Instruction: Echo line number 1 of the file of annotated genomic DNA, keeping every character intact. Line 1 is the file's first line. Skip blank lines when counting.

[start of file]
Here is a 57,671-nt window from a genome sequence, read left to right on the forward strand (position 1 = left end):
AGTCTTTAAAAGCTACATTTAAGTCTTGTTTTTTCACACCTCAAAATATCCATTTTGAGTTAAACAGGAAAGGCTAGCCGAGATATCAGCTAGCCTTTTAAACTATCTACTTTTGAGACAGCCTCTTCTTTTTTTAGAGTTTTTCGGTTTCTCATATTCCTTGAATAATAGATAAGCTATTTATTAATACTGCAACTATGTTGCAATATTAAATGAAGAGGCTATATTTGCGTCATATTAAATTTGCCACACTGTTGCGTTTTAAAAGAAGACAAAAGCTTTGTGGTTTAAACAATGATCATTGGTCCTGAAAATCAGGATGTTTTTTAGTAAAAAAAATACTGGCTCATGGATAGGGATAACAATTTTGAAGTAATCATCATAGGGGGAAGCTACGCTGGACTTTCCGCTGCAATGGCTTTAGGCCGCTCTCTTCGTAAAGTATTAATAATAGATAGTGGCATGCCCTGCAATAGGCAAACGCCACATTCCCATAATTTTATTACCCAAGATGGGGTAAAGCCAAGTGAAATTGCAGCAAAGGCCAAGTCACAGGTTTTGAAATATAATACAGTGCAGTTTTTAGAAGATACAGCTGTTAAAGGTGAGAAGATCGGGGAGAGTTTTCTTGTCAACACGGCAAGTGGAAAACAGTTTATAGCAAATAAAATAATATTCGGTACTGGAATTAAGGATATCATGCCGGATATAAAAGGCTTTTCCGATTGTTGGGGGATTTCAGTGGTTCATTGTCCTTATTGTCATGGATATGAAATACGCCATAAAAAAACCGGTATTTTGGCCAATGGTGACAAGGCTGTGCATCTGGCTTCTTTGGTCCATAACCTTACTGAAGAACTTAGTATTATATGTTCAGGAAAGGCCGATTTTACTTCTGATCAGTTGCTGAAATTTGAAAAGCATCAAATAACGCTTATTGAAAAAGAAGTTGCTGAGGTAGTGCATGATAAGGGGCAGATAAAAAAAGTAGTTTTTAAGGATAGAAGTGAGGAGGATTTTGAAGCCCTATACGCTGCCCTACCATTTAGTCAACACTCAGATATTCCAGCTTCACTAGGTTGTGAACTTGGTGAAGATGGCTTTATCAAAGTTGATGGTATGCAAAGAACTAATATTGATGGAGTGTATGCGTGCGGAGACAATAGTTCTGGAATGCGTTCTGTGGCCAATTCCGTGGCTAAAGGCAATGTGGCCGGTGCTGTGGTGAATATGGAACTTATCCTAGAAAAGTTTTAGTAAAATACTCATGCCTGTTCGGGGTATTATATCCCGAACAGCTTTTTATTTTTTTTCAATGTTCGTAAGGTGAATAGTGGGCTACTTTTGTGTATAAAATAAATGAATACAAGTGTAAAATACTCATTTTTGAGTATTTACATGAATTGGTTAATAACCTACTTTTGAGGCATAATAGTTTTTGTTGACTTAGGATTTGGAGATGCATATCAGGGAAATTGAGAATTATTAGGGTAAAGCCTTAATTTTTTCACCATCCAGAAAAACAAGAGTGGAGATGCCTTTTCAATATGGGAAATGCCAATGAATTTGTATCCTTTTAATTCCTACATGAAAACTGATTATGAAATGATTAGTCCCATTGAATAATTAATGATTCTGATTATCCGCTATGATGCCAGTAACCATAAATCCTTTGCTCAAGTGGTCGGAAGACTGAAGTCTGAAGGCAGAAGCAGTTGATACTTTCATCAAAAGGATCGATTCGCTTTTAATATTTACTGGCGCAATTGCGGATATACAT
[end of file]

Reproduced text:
Here is a 57,671-nt window from a genome sequence, read left to right on the forward strand (position 1 = left end):